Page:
Everyone enjoys Matthew McConaughey as a bit of a loose spoke on the bicycle wheel and hope that he does a Dave Wooderson with each movie role. But somewhat quietly, the last few roles he has brought his A game to his performances, whether it has been as a morally corrupt lawyer or a scout for the Texas Rangers or the owner of a strip club. He does this again in Mud, an independent film that came and went, but garnered quite a bit of praise in the process.
The film is written and directed by Jeff Nichols, his follow-up to the quieter but just as critically formidable Take Shelter. Set in Arkansas, McConaughey plays the title role, a fugitive found on a small island by two young boys. The boys are Ellis (Tye Sheridan, The Tree of Life) and Neckbone (Jacob Lofland). Ellis' family is Mary Lee (Sarah Paulson, New Year's Eve) and Senior (Ray McKinnon, The Blind Side), and the couple frequently gets into fights over the future of their small fishing business. Neckbone is raised by his Uncle (Michael Shannon, Bug), who dives for clams. When the boys run into Mud, they find out that he wants to not only leave the area and avoid the police and local hit men who wish to take him out, but he wants to bring Juniper (Reese Witherspoon, Walk the Line) with him.
The film is marketed as one where McConaughey rules the roost, and he does spend a good deal of time onscreen, but the story is one that Sheridan and to a lesser degree Lofland carry. As Ellis, seeing Sheridan transform as a seemingly quiet kid to one with more confidence and bravado as he spends more time with Mud is fascinating and pleasant to watch. And seeing this transformation impact other facets of his relationships with people is just as amazing. The chemistry that he and first-timer Lofland share with one another is impressive, made all the more so with their time spent with Mud. The boys are certainly weathered from the environment around them and have a veil of interdependency and loyalty among one another. In one sequence, the two boys talk about a girl that they know that one of them is ‘dating,' and Neckbone is asking Ellis about her, with Ellis maybe embellishing a detail or two. It is the type of scene I am willing to bet that young boys replicated through the generations before Mud and will do again years after the film drops from those who have consciousness of it.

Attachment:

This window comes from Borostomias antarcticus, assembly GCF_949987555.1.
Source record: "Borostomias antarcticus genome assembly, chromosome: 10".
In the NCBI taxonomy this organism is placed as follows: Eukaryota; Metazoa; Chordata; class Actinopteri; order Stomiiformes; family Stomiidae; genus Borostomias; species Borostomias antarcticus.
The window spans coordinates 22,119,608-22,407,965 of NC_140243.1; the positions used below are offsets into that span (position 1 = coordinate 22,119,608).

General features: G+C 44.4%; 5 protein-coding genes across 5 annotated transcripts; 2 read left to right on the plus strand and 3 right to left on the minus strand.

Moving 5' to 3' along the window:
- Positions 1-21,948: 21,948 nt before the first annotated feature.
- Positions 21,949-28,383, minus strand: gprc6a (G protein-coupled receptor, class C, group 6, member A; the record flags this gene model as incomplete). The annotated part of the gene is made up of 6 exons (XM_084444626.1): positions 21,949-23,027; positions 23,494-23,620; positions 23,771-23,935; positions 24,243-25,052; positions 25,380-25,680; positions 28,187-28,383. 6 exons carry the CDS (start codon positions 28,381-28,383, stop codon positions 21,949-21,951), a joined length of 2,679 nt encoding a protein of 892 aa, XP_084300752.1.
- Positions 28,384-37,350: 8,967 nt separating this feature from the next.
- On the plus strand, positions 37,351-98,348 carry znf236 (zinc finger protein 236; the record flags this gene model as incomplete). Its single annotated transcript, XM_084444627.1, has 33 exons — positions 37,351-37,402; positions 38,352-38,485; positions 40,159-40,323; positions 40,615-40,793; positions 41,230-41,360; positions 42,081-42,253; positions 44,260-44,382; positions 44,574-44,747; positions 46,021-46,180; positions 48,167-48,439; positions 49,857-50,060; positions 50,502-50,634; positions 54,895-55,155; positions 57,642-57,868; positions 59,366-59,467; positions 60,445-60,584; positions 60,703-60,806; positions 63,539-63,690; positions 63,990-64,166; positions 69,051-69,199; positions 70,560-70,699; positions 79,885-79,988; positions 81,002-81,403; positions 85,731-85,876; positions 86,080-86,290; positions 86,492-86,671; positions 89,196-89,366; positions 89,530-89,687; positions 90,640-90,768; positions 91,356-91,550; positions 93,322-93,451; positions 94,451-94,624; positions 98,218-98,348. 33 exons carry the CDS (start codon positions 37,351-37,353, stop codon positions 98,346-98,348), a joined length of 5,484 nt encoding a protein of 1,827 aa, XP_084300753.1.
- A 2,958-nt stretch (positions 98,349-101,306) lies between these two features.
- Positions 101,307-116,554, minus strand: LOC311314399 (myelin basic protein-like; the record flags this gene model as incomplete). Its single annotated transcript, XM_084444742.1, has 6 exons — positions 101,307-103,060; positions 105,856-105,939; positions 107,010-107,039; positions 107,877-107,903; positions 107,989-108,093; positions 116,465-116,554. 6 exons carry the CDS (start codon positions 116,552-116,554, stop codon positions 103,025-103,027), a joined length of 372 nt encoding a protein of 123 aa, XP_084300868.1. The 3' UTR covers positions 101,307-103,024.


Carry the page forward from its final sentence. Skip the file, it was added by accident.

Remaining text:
The above the title actors also turn in good performances. Witherspoon, albeit briefly in the film is solid, and McConaughey spins an occasional yarn in the introductory scenes with him and the boys, but as Ellis evolves in Nichols' story, so does Mud. Mud would seemingly be some fearsome guy upon first glance, but the more we learn about him, he is just a guy who would apparently be deeply in love with Juniper and just wants to be with her, with the purest intentions until something possibly went wrong. We feel that sensitivity within McConaughey and that is to his credit. The supporting cast all lend a sense of believability to their respective roles, and rounding out the cast includes Sam Shepard (Cape Fear). In a way they (along with McKinnon) seem like stunt choices similar to Quentin Tarantino on the surface, but like Tarantino, Nichols gets a lot of mileage out of their small time on screen.